Emmanuel Sanders, WR, Pittsburgh Steelers: This second-year player might be ready to push Hines Ward to the bench. Sanders was the team's third receiver last season, showing speed and quickness. He got hurt in the Super Bowl, which limited the Pittsburgh offense. Look for a lot more from him in 2011, a la the job Mike Wallace did for the Steelers last season in his second year on the roster.
Jason Pierre-Paul, DE, New York Giants: Coming out of college, this kid had freakish athletic ability. But most scouts thought he was a year or two (or three) away from being a productive pass rusher because he was so raw. He started slow last season as a rookie, but came on strong to show he is more advanced than some scouts expected. Pierre-Paul is an explosive player who needs to refine a few things. When he does, he will be the next great pass rusher for the Giants, who seem to have a knack for finding them.
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Matt Shaughnessy, DE, Oakland Raiders: He moved in as a full-time starter late last season and showed he's ready for big things. A third-year player from Wisconsin, he is a good run player who also can rush the passer. He will never be a 15-sack player, but he is capable of getting 10 and holding up against the run. He had seven last season.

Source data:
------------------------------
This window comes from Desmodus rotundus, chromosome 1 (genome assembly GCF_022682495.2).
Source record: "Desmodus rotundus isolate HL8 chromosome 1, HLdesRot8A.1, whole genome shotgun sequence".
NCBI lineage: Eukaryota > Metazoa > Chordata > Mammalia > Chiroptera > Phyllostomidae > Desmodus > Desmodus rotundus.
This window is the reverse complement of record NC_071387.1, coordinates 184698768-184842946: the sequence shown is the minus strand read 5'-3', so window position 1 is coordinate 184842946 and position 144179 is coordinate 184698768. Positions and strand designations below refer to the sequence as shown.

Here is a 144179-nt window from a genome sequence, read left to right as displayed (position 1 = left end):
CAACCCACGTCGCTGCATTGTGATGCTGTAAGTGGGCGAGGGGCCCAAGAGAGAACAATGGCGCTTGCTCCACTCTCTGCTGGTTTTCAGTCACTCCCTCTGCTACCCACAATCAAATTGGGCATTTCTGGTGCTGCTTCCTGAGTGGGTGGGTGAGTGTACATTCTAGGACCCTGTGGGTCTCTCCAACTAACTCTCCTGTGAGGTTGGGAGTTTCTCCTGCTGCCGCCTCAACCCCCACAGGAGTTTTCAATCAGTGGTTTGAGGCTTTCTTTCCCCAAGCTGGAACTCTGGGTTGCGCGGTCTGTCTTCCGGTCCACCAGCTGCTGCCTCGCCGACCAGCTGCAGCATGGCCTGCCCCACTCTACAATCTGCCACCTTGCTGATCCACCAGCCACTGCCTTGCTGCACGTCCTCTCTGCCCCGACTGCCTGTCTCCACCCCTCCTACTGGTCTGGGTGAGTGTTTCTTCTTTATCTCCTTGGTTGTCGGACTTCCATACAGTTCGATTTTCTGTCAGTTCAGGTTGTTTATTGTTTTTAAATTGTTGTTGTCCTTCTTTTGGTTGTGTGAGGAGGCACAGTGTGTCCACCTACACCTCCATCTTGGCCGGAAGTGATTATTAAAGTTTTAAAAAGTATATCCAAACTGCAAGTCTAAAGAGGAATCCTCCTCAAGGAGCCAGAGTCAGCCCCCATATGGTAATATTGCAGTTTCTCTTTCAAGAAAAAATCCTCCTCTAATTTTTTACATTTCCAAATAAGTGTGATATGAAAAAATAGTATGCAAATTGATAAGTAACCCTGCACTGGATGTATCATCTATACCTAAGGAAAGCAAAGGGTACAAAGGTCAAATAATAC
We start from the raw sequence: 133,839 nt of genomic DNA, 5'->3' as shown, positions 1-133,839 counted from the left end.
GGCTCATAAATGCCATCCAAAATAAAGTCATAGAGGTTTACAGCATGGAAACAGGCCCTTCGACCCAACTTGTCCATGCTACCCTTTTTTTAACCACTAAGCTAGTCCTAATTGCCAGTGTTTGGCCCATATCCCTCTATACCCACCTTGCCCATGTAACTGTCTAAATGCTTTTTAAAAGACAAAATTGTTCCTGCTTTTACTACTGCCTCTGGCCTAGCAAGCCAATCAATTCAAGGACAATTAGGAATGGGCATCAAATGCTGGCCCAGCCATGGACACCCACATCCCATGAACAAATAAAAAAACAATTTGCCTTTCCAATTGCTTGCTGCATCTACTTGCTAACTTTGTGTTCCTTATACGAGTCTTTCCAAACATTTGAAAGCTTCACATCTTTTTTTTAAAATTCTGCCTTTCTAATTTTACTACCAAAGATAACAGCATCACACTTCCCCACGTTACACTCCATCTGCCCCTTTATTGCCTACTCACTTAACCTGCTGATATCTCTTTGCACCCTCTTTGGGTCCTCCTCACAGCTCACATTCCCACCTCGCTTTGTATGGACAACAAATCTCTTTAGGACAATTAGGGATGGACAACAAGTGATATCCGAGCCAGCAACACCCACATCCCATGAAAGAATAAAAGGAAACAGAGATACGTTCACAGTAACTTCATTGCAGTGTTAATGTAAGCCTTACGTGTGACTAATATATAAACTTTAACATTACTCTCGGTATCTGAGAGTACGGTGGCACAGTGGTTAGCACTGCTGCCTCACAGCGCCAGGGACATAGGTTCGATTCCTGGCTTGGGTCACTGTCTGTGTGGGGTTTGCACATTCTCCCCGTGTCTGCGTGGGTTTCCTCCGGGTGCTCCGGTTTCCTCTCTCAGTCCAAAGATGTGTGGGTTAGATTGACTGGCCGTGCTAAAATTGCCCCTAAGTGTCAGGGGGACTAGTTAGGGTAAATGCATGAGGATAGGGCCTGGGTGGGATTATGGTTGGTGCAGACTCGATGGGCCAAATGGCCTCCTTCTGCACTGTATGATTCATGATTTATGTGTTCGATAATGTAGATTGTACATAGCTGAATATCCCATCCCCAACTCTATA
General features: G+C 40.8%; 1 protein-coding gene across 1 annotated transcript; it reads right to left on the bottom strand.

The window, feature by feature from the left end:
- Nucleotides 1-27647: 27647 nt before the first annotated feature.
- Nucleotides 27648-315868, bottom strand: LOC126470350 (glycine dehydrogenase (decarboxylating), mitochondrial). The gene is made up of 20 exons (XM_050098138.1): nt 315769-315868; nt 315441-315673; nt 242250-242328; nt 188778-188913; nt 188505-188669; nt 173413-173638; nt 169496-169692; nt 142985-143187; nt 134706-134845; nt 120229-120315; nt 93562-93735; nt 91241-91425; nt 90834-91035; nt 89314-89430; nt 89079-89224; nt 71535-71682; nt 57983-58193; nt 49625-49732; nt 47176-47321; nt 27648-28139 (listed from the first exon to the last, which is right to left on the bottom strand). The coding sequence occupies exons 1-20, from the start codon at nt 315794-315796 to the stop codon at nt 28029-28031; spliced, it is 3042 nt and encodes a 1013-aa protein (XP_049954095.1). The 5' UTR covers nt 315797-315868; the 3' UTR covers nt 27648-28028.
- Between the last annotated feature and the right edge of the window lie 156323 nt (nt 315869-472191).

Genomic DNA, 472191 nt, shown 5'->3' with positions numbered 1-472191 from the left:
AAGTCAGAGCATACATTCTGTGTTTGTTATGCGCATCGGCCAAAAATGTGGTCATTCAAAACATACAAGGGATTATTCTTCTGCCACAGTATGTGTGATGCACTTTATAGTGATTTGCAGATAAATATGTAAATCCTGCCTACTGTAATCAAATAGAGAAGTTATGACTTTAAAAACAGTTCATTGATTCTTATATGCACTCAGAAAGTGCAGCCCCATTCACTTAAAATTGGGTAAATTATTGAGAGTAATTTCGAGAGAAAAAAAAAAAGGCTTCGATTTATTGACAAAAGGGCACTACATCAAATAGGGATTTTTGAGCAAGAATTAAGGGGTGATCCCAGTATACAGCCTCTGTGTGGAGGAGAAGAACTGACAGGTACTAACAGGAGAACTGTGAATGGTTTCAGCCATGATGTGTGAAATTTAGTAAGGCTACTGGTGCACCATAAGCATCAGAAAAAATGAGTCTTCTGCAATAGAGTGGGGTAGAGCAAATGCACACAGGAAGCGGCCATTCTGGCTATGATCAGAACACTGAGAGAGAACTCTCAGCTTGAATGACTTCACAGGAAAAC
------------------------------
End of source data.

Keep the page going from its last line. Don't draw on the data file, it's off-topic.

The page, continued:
Vontae Davis, CB, Miami Dolphins: He has been a good player in his two years as a starter, but has the tools to take a big leap forward this season. Davis is a smooth cover player who needs only to get more consistent. He had only one pick last season and was beaten at times for long touchdowns. But he has the size and tools to be a Pro Bowl corner. Is this the year?
Carlos Dunlap, DE, Cincinnati Bengals: Dunlap had 9 1/2 sacks as a rookie, which shows he has pass-rush ability. He will be on the field more in 2011, which should help that total go up. It wouldn't be a shock to see this kid with 15 sacks in either of the next two seasons.
Jimmy Graham, TE, New Orleans Saints: Now that Jeremy Shockey is gone, look for Graham to be a big part of the Saints passing game. At 6-8, he creates big problems for cover players, and should be huge in the red zone. It will be a shock if he doesn't catch 70 passes.
Terrence Cody, NT, Baltimore Ravens: He wasn't great as a rookie, but he showed late that he has the ability to be a force in the middle of the Ravens line. Cody has to keep his weight in check, which he did last season. If he can do that again, look for him to show big improvement in 2011.